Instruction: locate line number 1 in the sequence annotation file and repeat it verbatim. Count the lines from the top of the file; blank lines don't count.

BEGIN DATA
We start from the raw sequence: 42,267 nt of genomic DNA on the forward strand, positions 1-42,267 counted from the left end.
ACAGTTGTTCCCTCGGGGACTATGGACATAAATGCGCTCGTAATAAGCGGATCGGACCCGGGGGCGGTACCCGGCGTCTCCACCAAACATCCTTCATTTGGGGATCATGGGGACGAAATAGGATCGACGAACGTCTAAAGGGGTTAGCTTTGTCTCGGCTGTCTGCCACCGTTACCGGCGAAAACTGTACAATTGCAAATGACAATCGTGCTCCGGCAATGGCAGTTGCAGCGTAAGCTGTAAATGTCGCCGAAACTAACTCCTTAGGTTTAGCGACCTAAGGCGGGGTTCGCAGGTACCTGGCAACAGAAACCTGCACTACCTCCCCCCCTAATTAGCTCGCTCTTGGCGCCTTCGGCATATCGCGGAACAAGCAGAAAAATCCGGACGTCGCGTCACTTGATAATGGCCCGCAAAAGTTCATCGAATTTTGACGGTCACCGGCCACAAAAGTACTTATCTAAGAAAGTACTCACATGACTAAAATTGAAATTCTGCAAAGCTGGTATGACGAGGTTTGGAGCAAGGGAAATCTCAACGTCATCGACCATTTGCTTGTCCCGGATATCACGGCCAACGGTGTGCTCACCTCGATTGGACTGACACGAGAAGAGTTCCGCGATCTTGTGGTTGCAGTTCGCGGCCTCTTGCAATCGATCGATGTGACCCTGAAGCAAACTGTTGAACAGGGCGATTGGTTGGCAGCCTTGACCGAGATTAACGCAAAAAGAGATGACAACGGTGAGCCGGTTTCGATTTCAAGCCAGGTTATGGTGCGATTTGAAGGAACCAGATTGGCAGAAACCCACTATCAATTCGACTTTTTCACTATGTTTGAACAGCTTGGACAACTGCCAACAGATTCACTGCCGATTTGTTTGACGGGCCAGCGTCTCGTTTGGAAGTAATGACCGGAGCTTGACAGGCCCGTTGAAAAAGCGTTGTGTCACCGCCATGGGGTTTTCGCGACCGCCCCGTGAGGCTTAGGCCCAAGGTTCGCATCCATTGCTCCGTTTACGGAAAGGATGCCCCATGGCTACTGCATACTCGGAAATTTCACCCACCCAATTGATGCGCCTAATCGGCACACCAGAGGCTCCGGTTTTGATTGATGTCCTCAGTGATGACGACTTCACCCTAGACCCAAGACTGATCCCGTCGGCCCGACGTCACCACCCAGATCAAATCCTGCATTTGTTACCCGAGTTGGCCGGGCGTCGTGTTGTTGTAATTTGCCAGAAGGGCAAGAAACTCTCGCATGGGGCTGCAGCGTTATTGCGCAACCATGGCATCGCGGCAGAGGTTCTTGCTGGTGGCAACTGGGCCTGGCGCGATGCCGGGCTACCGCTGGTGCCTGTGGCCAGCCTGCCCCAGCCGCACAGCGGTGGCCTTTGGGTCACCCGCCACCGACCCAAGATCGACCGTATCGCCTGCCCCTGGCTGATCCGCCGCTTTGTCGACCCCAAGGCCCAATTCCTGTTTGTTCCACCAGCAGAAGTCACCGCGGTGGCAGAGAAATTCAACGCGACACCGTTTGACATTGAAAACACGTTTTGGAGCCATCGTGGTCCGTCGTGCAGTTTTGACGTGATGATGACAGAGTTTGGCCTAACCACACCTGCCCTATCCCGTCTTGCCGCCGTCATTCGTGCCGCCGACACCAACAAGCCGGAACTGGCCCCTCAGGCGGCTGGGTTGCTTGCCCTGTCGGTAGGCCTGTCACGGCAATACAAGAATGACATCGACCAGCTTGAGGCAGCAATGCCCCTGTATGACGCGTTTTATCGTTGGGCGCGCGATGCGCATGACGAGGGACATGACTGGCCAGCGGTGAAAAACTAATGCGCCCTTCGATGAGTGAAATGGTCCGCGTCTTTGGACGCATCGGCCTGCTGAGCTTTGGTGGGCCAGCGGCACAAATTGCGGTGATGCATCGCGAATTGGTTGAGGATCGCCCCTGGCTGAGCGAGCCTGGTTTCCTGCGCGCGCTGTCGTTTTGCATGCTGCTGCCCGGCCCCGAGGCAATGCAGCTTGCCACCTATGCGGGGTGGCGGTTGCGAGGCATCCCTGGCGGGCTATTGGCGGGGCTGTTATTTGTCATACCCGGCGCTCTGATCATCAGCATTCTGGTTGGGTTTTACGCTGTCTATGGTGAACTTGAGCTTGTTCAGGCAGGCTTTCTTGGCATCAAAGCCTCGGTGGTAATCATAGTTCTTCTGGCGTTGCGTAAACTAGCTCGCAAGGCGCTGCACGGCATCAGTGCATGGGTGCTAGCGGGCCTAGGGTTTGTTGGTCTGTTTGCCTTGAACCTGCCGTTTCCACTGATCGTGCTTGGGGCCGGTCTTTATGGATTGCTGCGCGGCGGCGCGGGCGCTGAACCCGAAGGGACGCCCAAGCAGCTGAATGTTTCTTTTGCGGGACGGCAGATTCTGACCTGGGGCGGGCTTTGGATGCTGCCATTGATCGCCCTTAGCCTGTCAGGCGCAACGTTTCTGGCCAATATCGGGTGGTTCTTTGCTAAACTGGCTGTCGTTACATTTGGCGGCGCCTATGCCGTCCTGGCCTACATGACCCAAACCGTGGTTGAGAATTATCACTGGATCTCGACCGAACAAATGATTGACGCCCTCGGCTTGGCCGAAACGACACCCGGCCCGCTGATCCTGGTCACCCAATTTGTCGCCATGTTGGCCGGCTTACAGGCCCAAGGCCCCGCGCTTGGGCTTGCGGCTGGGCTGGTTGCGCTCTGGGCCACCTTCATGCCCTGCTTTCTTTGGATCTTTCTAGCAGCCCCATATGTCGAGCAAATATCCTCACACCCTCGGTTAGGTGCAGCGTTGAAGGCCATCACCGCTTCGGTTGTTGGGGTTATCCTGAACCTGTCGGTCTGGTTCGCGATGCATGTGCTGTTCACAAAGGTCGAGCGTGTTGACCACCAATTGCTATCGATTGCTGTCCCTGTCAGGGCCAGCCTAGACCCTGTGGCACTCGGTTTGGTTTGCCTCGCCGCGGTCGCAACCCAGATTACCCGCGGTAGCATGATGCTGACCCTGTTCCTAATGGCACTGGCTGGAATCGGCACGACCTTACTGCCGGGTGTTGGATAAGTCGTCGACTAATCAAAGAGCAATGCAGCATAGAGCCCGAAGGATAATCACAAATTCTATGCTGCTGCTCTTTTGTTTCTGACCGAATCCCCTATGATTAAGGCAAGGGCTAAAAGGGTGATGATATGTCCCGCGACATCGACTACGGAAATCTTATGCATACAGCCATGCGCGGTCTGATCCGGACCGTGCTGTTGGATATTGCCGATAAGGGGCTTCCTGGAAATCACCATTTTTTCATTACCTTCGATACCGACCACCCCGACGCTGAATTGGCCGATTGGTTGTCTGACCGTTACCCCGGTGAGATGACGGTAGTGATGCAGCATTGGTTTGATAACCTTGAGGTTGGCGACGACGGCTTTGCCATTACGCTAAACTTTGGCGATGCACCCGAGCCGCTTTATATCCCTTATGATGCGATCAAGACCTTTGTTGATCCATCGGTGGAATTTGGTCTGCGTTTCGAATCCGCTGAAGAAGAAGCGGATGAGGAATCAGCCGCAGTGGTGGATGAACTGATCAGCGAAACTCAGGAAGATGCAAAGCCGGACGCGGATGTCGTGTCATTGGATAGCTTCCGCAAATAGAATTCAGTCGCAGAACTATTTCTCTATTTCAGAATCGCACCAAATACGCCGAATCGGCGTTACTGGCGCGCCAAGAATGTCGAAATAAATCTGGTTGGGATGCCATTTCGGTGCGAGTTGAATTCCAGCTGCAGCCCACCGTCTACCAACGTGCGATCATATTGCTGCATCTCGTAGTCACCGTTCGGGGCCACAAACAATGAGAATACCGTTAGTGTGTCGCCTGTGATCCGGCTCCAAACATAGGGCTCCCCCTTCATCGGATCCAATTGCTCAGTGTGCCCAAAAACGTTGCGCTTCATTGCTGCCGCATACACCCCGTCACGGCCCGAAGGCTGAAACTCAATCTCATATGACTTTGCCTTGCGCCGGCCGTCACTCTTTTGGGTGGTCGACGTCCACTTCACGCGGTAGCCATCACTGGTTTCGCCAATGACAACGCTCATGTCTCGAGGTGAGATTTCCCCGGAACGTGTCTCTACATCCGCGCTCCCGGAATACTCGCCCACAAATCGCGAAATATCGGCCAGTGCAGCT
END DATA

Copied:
We start from the raw sequence: 42,267 nt of genomic DNA on the forward strand, positions 1-42,267 counted from the left end.